The country faces an infectious disease catastrophe caused by drug-resistant microbes, which affect an estimated 2 million people annually and kill 23,000 of them, federal health officials said Monday.

The new estimates mark the first time the Centers for Disease Control and Prevention quantified the pervasiveness of infections caused by drug-resistant strains and the number of people who die from them.

"If we're not careful, the medicine chest will be empty," said the CDC's director, Dr. Thomas Frieden, adding that, "without urgent action now, more patients will be thrust back to a time before we had effective drugs."

This is the second time in recent months Frieden has sounded an alarm, signaling a possible end to the era of miracle drugs.

In March, he pointed to the growing prevalence of carbapenem-resistant Enterobacteriaceae -- CRE -- in hospitals. These pathogens are resistant to the antibiotics of last resort. He calls them "nightmare bacteria."

Monday, he referred to "potentially catastrophic consequences" as he revealed a report during a news briefing containing a rogues gallery of 18 drug-resistant microbes. The pathogens pose a growing threat to public health.

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One, Clostridium difficile -- C. diff -- accounts for 14,000 of the 23,000 deaths. C. diff has been a formidable foe in Long Island hospitals. In New York, about 16,000 cases are reported statewide annually.

The new mortality figure, Frieden said, is a wake-up call. But some experts thought the death toll might be higher.

"It seems like a conservative number, not that 23,000 is anything to be cavalier about," said Dr. Bruce Farber, chief of infectious diseases at North Shore University Hospital in Manhasset. "We are working on antibiotic stewardship in the hospital, which is to police and monitor antibiotic usage.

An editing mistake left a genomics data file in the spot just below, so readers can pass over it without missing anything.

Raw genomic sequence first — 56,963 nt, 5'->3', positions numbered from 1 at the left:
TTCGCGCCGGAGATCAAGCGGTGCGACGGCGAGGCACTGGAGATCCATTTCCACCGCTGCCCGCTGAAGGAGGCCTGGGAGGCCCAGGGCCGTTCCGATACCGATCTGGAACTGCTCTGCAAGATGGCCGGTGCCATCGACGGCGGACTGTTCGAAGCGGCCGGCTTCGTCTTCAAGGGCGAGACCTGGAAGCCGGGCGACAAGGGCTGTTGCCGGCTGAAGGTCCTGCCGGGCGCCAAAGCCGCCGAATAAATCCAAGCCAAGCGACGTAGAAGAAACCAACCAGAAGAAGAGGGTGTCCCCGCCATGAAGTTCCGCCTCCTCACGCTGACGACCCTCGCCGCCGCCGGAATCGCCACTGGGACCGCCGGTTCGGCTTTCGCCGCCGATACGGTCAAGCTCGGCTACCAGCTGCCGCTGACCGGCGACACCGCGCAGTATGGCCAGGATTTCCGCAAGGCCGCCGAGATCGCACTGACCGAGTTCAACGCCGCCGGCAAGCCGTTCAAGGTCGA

"We went from 'Why not give an antibiotic just in case,' which was pervasive five to 10 years ago, to 'Do we really need to give an antibiotic,' and save these vitally important drugs."

Dr. Steven Solomon, director of the CDC's office of antimicrobial resistance, said the agency's researchers winnowed their statistics to reflect illnesses directly traceable to drug resistance.

Resistant pathogens, experts say, are capable of repelling one or more antimicrobial drugs.

Bacteria develop the capacity to resist medications when overexposed. Among the microbes listed in the report, many were multidrug-resistant. About half of all antibiotics prescribed are probably unnecessary, the CDC says.

The agency's figures were drawn from a 114-page report, which estimated the excess health care costs of drug resistance -- $20 billion annually.

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While many drug-resistant strains are contracted in hospitals, sources are widespread, researchers found.

For example, MRSA is largely spread in communities.

The report also noted that much of the agricultural use of antibiotics is probably unnecessary. Dosing animal feed with antibiotics, for example, is designed to encourage rapid growth in farm animals.

Estimates from other studies suggest about 80 percent of all antibiotics involve factory-farmed animals.

Farber and other experts cited the lack of new antibiotics in the pharmaceutical pipeline as a key reason for the crisis. Drug companies abandoned antibiotic development because more money was to be made in drugs for chronic diseases.

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"The easiest antibiotics to produce have already been discovered," said Dr. William Schaffner of the Infectious Diseases Society of America. The society is behind a major push to encourage the development of new antimicrobials.